Enter Mr. Rich and Betty.

Mr. Rich.

And then ahey for disobedience, Who is this, my Daughter,
with her ahey for disobedience?

Lucin.

Oh gemini, my Father! what shall I do now! well, I’ll e’en turn sides,
take my Father’s part, if he’s uppermost, and rail at my Lord furiously.

Mr. Rich.

Art thou the flaring Fop my hopeful Sister’s fond on, descended
from thy Dutchess Bed-Chamber, to steal my Daughter?

Sir Joh.

I am a Gentleman, Sir, and expect to be us’d like one.

Mr. Rich.

’Tis false, thou art not, I have trac’d thy Original, and found
thou art none.

Lucin.

O la! not a Gentleman, why he swore to me he was a Lord, out
upon him.

Sir Joh.

Well said Miss, I find we may e’en be marching, for any friends
we have here. Thou unpolish’d thing, I answer thy Affront, with my Mein,
my Dress, my Air, all shew the Gentleman, and give the lye to thy ill mannered
Malice.

Mr. Rich.

Defie me, thou thing equip’d! Canst thou justifie the worst of
Thefts, stealing my Child? Draw.

Sir Joh.

Your Pardon, Sir, not before the Lady, I may discompose her, perhaps
the sight of a Sword may fright her into a fit.

Lucin.

O la, don’t let me hinder ye.

Mr. Rich.

Art thou not a Fool?

Sir Joh.

A Fool, alamode, Sir.

Mr. Rich.

A Coward.

Sir Joh.

I am a Beau, Sir.

Mr. Rich.

All sound and no Sence.

Sir Joh.

I sing tolerably well. For who wou’d in a Cellar dine, when he
may go to Locket’s.

Mr. Rich.

Thou trifling Coxcomb, all Wig and no Brains, begone this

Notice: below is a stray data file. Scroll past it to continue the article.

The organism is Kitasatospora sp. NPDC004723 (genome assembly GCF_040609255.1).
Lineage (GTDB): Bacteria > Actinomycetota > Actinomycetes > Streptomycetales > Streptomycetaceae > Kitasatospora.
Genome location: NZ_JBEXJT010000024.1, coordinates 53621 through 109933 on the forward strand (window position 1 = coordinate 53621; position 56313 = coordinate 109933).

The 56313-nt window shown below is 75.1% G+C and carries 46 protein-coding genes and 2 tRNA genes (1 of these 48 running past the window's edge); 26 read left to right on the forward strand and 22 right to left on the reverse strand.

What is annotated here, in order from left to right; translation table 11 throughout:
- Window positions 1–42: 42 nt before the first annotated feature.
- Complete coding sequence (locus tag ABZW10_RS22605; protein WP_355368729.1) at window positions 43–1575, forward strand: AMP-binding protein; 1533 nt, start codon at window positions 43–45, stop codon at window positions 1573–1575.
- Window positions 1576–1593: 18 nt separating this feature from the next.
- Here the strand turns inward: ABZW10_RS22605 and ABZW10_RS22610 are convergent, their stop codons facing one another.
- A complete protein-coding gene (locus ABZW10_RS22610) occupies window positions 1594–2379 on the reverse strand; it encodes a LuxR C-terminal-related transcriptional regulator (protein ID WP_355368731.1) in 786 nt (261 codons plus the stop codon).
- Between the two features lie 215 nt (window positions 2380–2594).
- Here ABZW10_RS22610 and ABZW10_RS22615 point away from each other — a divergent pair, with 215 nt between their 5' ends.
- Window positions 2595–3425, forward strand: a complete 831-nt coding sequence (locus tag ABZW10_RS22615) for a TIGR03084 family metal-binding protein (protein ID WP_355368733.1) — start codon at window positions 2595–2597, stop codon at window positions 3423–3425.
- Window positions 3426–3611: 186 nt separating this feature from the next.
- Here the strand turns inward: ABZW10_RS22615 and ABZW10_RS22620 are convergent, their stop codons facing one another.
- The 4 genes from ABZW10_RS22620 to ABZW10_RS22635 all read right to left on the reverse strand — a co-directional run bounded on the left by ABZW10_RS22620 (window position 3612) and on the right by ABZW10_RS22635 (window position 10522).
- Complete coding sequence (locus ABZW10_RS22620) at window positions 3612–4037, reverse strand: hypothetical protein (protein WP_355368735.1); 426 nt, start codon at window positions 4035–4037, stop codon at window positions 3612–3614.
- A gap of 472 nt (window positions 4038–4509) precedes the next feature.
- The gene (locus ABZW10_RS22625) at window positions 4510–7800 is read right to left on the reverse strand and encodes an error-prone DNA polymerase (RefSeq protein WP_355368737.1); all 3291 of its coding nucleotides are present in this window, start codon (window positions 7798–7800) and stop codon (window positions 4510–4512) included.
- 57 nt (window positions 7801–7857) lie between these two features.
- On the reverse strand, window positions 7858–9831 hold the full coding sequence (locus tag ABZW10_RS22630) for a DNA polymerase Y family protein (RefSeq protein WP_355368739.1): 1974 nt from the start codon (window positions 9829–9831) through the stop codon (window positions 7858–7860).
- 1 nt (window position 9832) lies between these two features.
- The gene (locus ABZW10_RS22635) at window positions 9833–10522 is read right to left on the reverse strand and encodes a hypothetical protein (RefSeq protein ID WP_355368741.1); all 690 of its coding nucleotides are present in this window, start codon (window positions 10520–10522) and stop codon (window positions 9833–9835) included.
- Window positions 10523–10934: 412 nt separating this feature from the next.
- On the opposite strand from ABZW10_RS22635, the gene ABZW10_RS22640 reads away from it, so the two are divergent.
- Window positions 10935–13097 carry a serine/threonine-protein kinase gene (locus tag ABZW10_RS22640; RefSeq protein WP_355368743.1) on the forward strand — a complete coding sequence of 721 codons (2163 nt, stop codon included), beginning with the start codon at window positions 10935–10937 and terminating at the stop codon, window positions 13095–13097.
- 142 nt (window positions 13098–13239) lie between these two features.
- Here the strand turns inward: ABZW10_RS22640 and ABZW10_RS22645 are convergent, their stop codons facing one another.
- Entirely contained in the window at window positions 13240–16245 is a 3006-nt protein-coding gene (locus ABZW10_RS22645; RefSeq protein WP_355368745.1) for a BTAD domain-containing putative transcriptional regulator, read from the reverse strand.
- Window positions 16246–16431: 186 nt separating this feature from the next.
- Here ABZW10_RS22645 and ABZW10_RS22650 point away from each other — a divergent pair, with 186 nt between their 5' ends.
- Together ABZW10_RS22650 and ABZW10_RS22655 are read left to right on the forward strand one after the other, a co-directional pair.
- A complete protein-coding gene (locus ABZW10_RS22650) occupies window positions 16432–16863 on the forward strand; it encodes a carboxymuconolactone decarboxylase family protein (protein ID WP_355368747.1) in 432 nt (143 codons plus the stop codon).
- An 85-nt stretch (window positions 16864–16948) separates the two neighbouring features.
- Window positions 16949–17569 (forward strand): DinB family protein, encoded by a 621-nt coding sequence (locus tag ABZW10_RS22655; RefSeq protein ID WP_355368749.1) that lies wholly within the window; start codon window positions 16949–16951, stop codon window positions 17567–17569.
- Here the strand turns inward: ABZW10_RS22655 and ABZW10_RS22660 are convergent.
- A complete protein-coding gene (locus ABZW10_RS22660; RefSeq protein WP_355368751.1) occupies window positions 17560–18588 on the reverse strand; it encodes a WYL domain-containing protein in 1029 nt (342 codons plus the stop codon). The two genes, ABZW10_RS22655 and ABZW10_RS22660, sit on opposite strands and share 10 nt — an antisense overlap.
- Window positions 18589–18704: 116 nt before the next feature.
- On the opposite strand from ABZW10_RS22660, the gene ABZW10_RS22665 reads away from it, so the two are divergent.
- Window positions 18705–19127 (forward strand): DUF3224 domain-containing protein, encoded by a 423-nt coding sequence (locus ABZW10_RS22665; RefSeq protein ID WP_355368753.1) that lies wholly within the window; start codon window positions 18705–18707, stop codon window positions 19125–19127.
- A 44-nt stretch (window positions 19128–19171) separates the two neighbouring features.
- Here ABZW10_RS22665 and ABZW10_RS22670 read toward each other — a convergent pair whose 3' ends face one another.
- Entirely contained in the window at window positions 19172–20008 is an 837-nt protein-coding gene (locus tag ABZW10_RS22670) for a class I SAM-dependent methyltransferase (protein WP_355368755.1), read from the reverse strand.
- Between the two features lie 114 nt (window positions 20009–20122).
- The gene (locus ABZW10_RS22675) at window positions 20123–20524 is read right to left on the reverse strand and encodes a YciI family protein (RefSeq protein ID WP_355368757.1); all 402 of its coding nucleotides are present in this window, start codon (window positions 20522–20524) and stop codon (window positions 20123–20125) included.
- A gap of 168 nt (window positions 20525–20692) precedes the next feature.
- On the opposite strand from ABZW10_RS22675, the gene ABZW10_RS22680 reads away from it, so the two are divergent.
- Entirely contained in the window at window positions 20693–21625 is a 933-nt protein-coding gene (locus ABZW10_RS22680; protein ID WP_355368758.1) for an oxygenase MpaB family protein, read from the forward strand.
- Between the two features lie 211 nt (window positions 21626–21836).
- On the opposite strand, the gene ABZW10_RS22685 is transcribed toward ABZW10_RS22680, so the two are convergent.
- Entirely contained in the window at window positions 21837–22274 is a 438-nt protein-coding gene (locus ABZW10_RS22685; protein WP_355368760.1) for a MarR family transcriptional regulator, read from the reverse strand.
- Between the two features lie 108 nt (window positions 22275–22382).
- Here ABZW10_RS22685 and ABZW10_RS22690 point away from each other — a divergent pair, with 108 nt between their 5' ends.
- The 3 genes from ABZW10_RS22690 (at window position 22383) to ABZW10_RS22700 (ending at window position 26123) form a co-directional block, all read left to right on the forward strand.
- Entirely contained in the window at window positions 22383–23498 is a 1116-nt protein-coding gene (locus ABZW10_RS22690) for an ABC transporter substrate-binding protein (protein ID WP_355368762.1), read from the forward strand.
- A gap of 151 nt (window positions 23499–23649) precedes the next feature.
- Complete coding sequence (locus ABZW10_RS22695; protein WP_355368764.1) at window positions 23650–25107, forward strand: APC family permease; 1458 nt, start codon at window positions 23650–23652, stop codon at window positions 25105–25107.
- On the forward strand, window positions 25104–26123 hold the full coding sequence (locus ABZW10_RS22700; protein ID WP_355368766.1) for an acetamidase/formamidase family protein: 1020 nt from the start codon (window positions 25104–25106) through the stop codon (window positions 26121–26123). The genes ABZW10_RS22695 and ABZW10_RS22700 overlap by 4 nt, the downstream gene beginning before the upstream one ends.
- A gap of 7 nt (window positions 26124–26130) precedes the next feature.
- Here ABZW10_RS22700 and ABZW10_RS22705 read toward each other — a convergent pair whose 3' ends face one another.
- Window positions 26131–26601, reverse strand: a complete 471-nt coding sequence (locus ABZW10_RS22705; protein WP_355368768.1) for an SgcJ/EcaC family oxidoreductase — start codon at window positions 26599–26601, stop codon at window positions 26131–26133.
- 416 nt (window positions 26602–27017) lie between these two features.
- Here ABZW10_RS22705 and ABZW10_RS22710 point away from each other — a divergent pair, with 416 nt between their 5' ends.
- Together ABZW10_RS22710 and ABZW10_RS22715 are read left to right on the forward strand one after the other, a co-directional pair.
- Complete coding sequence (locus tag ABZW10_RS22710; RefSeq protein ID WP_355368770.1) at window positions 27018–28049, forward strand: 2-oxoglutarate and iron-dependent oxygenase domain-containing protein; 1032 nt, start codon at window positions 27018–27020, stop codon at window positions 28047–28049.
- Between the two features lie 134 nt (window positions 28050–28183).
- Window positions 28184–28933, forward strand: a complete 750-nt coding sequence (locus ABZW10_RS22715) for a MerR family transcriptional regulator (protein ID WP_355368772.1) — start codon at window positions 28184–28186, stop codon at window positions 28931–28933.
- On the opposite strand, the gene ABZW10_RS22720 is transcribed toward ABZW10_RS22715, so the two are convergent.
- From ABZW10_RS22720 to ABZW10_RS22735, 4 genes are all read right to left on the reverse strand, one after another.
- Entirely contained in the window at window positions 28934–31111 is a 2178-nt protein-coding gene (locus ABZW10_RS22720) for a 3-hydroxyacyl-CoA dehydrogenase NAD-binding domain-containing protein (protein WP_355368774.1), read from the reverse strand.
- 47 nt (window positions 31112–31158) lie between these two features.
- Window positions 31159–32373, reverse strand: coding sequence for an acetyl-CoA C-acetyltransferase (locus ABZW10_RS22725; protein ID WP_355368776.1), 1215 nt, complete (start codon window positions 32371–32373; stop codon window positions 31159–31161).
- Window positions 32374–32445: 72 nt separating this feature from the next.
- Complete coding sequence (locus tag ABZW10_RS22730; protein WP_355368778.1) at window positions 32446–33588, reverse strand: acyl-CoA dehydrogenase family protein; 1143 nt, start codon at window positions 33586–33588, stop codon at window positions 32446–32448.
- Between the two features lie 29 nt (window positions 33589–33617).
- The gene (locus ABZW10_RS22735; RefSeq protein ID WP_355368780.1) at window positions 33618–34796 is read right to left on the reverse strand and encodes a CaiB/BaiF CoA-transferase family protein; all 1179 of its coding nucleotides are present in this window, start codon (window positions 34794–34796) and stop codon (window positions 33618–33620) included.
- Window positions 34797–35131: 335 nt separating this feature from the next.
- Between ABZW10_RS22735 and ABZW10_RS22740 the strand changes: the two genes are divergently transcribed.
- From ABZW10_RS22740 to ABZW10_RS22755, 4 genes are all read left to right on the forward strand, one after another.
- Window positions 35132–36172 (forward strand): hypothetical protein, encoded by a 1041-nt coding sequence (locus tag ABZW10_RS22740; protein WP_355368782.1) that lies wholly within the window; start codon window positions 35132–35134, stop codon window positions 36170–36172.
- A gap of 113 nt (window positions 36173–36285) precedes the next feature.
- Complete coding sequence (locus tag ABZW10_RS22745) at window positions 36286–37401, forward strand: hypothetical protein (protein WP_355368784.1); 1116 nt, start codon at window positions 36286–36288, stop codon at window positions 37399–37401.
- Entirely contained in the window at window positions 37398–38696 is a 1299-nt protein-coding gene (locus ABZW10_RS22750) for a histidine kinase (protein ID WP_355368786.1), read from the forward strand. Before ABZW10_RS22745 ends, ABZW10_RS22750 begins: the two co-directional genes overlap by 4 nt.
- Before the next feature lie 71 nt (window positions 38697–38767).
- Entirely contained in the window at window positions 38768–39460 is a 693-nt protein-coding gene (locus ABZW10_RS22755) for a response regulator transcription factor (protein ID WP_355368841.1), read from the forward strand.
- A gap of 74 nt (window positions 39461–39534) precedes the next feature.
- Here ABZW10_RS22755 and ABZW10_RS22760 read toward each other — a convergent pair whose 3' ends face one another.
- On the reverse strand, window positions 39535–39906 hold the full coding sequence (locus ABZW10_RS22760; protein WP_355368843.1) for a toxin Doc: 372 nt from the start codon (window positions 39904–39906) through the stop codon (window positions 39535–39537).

very Instant, or I’ll lead thee thus by the Nose, I’ll lead thee to a she Fop
of thy acquaintance, Coxcomb, I will, therefore make use of thy Heels.

Sir John F4v 40

Sir Joh.

Egad, this is very uncivil.

Mr. Rich.

I meant it so.

Sir Joh.

I’ll Lampoon thee, till your Friends shall fly ye, your Neighbours
despise ye, and the World laugh at ye.

Mr. Rich.

I believe your Wit’s as dangerous as your Courage, be gone,
Insect.

Lucin.

Pretend to be a Lord, and baulk a young Woman’s expectation!

Bet.

Ah poor Sir John, ha ha.

Sir Joh.

Has she been a spectator, I shall be jear’d to death, I will study a
revenge shall make you tremble, I will, thou barbarous Cit.

Mr. Rich.

Go set your Perriwig to rights fop, ha, ha.

Sir Joh.

Curses, Curses, Ah, I shall Choak.

Mr. Rich.

Farewell fool; you Madam, I Exit. Sir John. shall find
a time to discourse with; dear Mrs. Betty, take her into your care, whilst I
turn this old Limb of Iniquity out of doors; here you had a mind to run
away, now I desire you to walk about your business. Be gone thou unnecessary
evil.

Lucin.

Let her go, I say, she seduced me I’m sure.

Gov.

Oh, fie, fie, Miss.

Mr. Rich.

Begone, ’twas her canting deceiv’d me; what care we ought to
take whom we set over our Children. Enter Mrs. Rich.
So Madam, are you satisfied.

Mrs. Rich.

Rage, Spite, Shame and Resentment at once torment me, so
base a Coward, my Stars, I shall go Mad.

Mr. Rich.

Dear Sister, let your Stars alone, and learn to shun folly,
wheresoe’er you find it.

Mrs. Rich.

Then I must shun you, my self, and all the World. You have
a set and formal folly, I a vain and airy folly, but he the basest, most betraying
folly.

Mr. Rich.

Then redeem your Judgment, and stop Censorious mouths, by
accepting Mrs. Clerimont’s Kinsman, whom your Woman tells me has a plentifull
full Estate, this will turn the Laughter of the Town upon Sir John, and leave
you in happy Circumstances.